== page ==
Evidence available to investigators indicates that one of the eight road deaths reported as a cyclist was a pedestrian at the time of the collision, Gardai have said.
“In relation to the incident on the 24th March, 2017 the evidence available to An Garda Síochána is that the deceased person was a pedestrian, at the time of the collision,” said Gerry Kavanagh of the Garda press office.
The incident in question — which happened on Patrick Street, Dublin 8 at around 12.45am on Friday morning of March 24 — was the collision which resulted in the death of Central Bank solicitor Paul Hannon. It was widely reported as a collision between a taxi driver and a cyclist.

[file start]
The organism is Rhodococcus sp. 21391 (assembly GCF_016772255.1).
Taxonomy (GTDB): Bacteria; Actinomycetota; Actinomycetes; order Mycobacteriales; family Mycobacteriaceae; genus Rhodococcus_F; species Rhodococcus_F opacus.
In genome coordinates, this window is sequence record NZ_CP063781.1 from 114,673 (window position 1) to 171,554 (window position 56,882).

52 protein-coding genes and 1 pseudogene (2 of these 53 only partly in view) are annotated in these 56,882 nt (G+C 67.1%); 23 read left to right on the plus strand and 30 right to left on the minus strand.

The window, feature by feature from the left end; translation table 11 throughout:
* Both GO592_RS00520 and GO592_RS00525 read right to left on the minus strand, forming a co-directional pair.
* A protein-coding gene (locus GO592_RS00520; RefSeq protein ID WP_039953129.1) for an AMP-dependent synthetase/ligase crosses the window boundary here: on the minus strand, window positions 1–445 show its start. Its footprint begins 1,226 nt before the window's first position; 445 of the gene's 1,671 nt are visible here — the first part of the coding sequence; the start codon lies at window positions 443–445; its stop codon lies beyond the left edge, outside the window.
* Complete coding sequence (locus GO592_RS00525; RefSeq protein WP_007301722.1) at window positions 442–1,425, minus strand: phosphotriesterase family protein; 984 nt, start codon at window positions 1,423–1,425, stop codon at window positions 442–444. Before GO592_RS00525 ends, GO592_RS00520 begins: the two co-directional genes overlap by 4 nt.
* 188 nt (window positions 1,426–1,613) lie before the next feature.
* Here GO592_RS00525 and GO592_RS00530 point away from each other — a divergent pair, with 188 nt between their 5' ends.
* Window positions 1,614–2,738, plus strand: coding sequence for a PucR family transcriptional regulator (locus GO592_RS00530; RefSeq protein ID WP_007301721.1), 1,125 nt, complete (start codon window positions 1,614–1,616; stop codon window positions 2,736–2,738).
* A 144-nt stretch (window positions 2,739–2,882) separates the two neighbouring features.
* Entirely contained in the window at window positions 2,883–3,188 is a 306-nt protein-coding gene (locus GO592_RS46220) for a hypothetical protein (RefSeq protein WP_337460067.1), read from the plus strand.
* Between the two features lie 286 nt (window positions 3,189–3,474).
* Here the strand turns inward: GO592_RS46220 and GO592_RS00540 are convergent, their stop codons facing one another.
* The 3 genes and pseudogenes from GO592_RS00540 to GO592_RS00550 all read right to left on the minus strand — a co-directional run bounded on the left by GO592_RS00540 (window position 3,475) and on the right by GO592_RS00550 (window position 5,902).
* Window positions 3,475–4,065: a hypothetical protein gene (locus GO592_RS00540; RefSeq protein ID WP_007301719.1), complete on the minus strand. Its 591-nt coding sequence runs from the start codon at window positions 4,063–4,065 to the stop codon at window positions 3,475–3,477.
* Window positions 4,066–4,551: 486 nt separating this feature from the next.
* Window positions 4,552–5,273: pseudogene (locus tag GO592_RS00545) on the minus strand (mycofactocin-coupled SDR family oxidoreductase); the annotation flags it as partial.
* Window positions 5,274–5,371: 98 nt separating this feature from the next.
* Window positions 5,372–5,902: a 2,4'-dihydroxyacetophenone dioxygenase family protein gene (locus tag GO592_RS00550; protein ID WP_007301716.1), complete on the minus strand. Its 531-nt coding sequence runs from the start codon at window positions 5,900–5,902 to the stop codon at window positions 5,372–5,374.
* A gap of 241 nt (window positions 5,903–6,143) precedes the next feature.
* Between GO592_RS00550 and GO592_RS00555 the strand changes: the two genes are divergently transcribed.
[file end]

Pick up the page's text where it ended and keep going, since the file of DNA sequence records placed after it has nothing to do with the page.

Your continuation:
Kavanagh added: “Classifications in respect of fatalities as a result of traffic collisions is based on the information available to An Garda Siochána. Should additional information become available that affects the classification, the matter is examined and reclassified accordingly.”
“The information available to An Garda Síochána at this time, is that 7 people have died as a result of traffic collisions and have been classified as cyclists.”
IrishCycle.com contacted the Gardai after cycling campaigners found a discrepancy in the number of cycling deaths listed on Garda.ie compared to the number of cycling deaths reported to date.
It’s a little difficult to see a likely scenario where that would happen at nearly 1am on a Thursday night in the city. Pedestrians obviously get killed (more of them than cyclists) but how often do you see someone walking their bike compared to either cycling it, or a bike-less pedestrian. Patrick Street is a wide and well lit road too. Very odd.